Strategic Sourcing and Category Management: Lessons Learned at IKEA by Magnus Carlsson (KoganPage, August 2015) is not a case study, although I didn’t need the note from the author in the introduction to know that. The author may have spent 25 years at IKEA, working in strategic sourcing, but this is less a story of one company and more the learnings gained by one professional over 2.5 decades in a competitive environment.
Like any other book I review or event I attend, my focus in reading this book was to cull out the important ideas: what are the few take aways that really stand out as unique? There are quite a few in this book, any of which will improve the maturity and results of your procurement organization. I think this book is fantastic – full of great new ideas and ways to implement them.
The first question that might come to mind is ‘how does the author suggest we segment our spend or supply base to get the best results from category management?’ He advocates segmentation by manufacturing process – and yet he introduces the idea that the processes he is accustomed to are different than the ones most commonly seen. The steps in any process must be allowed to influence each other – not just downstream, but back and forth. This philosophy brings the entire process to life and pushes those managing it to emphasize agility and flexibility.
Several of the take-aways I detail below provide examples of where learning something or changing a requirement must be allowed to affect the trajectory of the project no matter how far through the process it is. That being said, Carlsson does not suggest that processes should be ‘loose’. In fact, he explains that the difference is in the details – the difference between mostly getting a process right and actually getting it right may be small in percentage of the total effort, but will be significant as a percentage of the results.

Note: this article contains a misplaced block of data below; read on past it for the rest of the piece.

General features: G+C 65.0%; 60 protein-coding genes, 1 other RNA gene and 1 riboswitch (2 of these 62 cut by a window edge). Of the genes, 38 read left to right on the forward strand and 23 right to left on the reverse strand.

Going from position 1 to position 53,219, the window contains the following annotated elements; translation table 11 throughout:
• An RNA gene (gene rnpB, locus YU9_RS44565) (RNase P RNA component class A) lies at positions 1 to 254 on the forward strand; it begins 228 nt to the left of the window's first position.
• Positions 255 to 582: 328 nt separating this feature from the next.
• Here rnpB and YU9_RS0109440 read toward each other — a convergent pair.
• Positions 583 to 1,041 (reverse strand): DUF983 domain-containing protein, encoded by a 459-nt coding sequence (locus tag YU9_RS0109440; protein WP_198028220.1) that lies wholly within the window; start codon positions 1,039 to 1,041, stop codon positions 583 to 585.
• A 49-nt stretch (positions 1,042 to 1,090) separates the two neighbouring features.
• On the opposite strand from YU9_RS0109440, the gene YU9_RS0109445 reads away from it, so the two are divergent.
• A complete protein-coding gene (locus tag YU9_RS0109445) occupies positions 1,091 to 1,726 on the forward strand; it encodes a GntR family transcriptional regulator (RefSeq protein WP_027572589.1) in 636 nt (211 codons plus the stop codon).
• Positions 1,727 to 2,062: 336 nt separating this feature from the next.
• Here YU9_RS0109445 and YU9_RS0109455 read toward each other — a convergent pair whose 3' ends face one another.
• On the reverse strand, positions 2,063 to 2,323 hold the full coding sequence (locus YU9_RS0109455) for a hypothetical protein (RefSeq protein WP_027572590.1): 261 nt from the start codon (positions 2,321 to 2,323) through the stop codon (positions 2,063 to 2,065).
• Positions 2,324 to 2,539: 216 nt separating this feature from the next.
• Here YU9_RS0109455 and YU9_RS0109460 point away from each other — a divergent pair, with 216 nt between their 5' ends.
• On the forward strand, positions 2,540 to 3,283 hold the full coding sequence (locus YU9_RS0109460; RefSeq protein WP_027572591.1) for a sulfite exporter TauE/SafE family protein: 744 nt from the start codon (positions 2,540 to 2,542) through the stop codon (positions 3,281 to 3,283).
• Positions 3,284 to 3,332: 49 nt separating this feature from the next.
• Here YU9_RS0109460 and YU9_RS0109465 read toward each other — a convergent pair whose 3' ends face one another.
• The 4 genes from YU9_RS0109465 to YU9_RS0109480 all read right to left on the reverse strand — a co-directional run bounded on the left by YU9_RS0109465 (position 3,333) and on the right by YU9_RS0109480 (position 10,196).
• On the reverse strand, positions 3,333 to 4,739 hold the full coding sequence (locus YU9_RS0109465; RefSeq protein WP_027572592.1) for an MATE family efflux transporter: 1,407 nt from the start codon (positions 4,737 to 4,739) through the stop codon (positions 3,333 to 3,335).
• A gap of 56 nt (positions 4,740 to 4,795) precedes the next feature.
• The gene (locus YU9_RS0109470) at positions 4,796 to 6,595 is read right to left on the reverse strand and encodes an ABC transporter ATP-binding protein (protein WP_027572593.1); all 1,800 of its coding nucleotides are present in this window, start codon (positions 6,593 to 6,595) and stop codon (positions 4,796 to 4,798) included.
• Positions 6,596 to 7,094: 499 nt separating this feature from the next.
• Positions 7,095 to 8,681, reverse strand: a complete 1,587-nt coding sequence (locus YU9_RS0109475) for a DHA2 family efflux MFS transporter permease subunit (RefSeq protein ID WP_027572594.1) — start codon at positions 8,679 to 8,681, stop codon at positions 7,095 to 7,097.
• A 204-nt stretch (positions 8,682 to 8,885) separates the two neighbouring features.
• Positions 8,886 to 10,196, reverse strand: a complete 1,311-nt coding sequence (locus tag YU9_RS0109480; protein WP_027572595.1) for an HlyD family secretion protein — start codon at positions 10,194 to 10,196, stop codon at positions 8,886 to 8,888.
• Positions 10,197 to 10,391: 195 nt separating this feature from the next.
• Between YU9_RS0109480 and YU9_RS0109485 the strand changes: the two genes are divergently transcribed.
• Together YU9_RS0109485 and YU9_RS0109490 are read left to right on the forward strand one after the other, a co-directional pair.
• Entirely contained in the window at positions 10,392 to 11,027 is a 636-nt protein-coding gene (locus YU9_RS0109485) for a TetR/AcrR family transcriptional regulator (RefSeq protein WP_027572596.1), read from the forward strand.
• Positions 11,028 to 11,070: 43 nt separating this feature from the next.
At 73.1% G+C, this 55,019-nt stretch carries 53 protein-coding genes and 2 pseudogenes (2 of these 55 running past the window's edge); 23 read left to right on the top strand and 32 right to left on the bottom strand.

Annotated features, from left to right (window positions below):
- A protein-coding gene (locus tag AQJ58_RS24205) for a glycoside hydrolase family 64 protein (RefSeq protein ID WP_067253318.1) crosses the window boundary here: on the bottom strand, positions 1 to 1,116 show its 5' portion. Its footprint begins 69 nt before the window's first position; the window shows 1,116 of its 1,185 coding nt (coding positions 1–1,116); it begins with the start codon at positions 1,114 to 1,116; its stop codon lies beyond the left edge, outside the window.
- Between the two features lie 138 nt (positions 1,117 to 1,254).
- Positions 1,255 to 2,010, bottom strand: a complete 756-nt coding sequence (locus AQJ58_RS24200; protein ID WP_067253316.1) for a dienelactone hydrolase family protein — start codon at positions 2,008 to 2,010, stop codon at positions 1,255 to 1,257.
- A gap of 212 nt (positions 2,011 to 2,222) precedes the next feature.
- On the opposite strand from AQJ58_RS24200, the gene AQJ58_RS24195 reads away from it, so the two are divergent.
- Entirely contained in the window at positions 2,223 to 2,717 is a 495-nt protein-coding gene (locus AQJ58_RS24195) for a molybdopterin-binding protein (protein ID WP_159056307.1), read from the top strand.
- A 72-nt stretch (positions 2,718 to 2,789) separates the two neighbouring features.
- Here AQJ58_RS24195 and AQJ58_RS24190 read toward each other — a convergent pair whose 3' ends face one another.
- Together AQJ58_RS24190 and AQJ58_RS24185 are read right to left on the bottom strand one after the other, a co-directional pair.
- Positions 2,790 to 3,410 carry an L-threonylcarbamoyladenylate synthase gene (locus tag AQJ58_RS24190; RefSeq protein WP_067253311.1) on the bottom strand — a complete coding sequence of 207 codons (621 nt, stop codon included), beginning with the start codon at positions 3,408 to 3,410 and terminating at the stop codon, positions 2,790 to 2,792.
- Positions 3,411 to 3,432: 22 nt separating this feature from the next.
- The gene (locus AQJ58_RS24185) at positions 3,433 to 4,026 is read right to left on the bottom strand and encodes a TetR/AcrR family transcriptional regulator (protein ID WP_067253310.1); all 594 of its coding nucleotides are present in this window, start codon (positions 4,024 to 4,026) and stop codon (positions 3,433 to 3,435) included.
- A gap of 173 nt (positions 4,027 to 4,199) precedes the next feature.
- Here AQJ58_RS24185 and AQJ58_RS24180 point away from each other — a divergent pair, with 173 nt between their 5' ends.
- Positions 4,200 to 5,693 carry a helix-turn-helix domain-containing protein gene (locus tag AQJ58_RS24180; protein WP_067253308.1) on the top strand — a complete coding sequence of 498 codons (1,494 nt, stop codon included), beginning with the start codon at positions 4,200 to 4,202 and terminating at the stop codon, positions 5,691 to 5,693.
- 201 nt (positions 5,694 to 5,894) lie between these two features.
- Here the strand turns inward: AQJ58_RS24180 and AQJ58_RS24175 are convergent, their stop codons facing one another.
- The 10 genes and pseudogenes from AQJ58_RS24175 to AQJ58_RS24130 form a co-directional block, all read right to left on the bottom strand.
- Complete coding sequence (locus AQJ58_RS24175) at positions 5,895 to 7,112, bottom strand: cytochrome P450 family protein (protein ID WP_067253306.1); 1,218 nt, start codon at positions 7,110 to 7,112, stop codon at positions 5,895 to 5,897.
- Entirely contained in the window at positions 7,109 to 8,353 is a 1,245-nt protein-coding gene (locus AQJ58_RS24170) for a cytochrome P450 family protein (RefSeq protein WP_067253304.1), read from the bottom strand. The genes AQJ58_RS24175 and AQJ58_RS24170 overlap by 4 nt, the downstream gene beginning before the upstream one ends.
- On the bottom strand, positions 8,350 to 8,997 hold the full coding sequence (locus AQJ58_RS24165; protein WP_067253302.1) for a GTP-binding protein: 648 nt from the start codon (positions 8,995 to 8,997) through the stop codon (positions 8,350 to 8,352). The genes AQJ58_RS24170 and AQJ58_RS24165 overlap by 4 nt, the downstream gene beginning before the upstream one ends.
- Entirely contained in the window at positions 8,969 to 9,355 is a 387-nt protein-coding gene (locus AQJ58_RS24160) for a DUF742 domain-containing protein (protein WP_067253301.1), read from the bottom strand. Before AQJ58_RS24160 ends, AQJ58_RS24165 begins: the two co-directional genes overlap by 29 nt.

This is big – first of all, knowing the difference between the two and second of all being able to build and wield both.
Influence is like BATNA outside of a negotiation. You strengthen it by increasing your options. If a company (or individual) can create and define a reason for suppliers to give them something others can’t access, they have influence. Another way of looking at it is increasing control over one’s environment. It is important to note that volume of demand does not automatically create influence. This provides someone with the option to improve results without violating the popular collaboration paradigm.
While Influence incentivizes desired behavior by offering something of value in return, power makes it happen through leverage. There is more force to a power-based approach.
Another critical idea. As Carlsson says, “locate the money.” Market diagnosis should be conducted early enough in a project that the findings can be allowed to shape the resulting sourcing efforts. Always look at the difference between what high margin/cost suppliers provide and what lower cost suppliers provide. High price suppliers have found a way to deliver value added services, and low cost suppliers have found a way to be efficient. The right answer is likely somewhere between the two, and there is something important to be learned from both.
If there aren’t enough viable alternatives in your project, re-engineer the offering to make them viable. Maybe your requirements are more the issue than what is available in the market. Understand the role that different cost types (fixed/variable/unit-based/overhead) as well as material vs. process costs have on the value created for your consumers. Start with cost calculations and then move to a value analysis which combines costs and consumer benefits.
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